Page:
WILLIAMSBURG – Shep Miller knew from the time he was named Virginia’s secretary of transportation in January, the widening of Interstate 64 from Bottoms Bridge to Williamsburg was important. Despite no funds for that 29-mile stretch at the time, he insisted the administration would find a way.
“It’s been a priority of this group. They’ve been pushing it. I’ve been pushing it. We’re all pushing together,” he said at Convergence 2022, a conference held October 13 at the Williamsburg Lodge that brought together CEOs, business leaders, and education leaders from Hampton Roads to Richmond.
Funds are now available for the $720 million project. The general assembly approved $470 million in its most recent two-year budget. The Central Virginia Transportation Authority has committed $100 million, and an application was submitted for another $150 million from a Virginia Department of Transportation grant.
“We’re pretty excited about it,” Miller said.
The annual conference was a collaboration among Chamber RVA, Hampton Roads Chamber, and RVA757 Connects, a nonprofit in Richmond that works to bring together groups and organizations from Richmond to Hampton Roads. The goal of the conference was to show everyone benefits when they work together. I-64 was a big topic of discussion.
In December 2021, work was completed on a 21-mile stretch of I-64 in Newport News, York County, and James City County that widened the interstate from two to three lanes in each direction. About a five-mile stretch of I-64 from Richmond to Bottoms Bridge also was recently widened to six lanes. But there’s a 29-mile gap from Exit 234 (in York County) to Exit 205 (Bottoms Bridge) that remains two lanes in each direction. That’s the final piece to improving travel between Richmond and Hampton Roads.
While Miller said the project will take a few years, requests will go out by the end of the year and construction could start late next year. He expects the work to be done in phases, just as the most recent project was.
“That will get us our best competition,” he said. “That won’t mean we won’t start one phase while another’s already going on, but it will give the contracting community a better opportunity to create competition.”
Miller noted if you combine Hampton Roads and Richmond, it’s the 17th largest economic region in the United States, with nearly 3 million residents. That includes numerous Fortune 500 companies, the largest concentration of military with all five branches represented, the top port in the country, and top-notch universities.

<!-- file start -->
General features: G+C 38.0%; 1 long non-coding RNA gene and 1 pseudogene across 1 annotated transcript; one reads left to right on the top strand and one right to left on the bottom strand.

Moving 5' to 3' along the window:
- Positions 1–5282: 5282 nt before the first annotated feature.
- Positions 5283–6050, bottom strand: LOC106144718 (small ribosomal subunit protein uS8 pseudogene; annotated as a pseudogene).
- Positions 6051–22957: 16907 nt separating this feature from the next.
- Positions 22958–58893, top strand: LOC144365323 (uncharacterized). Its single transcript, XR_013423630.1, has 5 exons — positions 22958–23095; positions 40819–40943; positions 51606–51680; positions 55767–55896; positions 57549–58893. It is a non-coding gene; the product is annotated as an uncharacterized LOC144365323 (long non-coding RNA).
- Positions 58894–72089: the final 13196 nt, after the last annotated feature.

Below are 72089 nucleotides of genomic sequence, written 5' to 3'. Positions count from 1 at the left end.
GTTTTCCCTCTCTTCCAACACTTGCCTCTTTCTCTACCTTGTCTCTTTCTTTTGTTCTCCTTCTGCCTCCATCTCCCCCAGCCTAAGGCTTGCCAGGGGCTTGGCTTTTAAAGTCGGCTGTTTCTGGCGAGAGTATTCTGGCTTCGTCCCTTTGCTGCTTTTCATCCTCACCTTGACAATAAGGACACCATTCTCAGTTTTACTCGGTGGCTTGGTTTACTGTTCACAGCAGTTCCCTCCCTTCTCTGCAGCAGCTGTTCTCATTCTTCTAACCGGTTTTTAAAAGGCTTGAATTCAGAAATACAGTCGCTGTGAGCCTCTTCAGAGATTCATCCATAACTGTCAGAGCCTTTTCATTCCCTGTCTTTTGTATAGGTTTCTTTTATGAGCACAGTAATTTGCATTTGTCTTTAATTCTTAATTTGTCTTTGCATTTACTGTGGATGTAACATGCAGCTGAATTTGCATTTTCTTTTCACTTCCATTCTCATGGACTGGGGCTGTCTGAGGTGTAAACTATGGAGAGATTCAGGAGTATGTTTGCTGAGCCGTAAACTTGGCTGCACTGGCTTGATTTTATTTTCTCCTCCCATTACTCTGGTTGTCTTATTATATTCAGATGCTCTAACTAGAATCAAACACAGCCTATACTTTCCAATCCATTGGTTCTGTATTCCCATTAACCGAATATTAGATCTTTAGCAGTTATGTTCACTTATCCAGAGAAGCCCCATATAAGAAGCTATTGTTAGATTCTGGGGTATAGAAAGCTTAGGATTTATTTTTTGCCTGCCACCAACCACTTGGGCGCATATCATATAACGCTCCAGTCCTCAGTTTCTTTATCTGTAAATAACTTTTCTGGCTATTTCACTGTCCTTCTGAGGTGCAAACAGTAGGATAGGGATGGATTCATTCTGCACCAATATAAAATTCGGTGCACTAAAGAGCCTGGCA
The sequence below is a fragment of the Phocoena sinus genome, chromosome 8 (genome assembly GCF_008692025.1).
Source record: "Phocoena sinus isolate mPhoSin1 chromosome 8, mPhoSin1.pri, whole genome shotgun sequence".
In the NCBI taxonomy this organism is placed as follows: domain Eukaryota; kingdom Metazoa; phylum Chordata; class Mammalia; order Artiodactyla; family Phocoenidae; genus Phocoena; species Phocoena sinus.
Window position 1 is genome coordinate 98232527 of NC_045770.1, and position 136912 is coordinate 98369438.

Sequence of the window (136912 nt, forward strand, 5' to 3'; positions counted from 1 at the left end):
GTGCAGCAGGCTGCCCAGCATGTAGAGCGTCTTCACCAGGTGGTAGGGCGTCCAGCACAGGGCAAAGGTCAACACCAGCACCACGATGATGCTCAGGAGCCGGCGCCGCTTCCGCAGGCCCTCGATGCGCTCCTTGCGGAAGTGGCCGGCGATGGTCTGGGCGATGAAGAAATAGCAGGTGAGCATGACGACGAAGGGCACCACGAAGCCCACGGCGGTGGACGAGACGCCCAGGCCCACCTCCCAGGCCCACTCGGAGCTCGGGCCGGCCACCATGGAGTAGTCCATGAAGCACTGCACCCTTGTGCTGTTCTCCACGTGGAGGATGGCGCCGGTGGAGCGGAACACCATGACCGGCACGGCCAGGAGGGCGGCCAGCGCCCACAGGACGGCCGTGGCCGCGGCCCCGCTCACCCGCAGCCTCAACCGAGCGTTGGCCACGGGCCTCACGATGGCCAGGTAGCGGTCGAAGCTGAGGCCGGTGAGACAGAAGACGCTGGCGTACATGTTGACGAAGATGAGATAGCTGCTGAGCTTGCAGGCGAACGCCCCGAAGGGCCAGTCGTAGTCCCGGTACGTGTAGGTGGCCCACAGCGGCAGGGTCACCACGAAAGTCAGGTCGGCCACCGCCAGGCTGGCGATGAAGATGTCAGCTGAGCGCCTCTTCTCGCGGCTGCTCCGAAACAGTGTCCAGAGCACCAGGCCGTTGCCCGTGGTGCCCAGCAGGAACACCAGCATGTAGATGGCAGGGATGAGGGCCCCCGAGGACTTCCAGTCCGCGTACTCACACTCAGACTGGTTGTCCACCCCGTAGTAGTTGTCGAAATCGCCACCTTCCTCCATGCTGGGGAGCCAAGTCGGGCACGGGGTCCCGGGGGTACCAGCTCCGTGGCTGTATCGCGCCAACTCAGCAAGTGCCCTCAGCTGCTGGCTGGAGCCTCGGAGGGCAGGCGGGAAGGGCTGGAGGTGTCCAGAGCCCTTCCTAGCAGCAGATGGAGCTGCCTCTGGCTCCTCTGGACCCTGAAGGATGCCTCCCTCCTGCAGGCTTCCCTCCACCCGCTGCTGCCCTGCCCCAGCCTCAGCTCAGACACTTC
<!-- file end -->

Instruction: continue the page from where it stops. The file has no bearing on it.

According to studies, Miller said the economic impact of the interstate project will result in travel time savings of $88 million annually. The project will be a big assist to the Port of Virginia, the fastest growing port in the nation.
As a primary evacuation route in case of emergency, I-64 holds even more importance. However, Miller’s been told, as the route is now, it would take 3 ½ to four days to evacuate everyone in Hampton Roads.
“We don’t know four days in advance. It’s always changing,” he said of possible weather-related emergencies. “If it takes four days to do it, it’s really a tough place to be. This will certainly help in that regard.”
Widening that stretch also is a safety measure.
“Fifty percent of crashes on I-64 from Route 81 to Chesapeake are in that gap,” he said. “We’ve just got to do something, and this will have an impact.”
John Martin, the president and CEO of RVA757 Connects, said it goes beyond all those factors.
“They’re not just economic benefits, they’re benefits with social equity, and having better roads and better access to underserved to get to jobs, and maximizing the Port of Virginia,” he said.
A release from VDOT said crews have been surveying the stretch to help with the design work, and the first phase will go from mile marker 205 (Bottoms Bridge) to mile marker 215.6 (New Kent Courthouse/Providence Forge exit).
Miller said the project is a collaboration with a number of entities, including RVA757 Connects. Martin’s group saw the importance right away.
“Two years ago, our board said we really want to make this our No. 1 priority,” he said, adding CEOs in every market along the way are in favor, as is Governor Glenn Youngkin.
“We’ve gone from zero to 60 mph in six months,” Martin said. “It’s shown us the power of our collaboration.”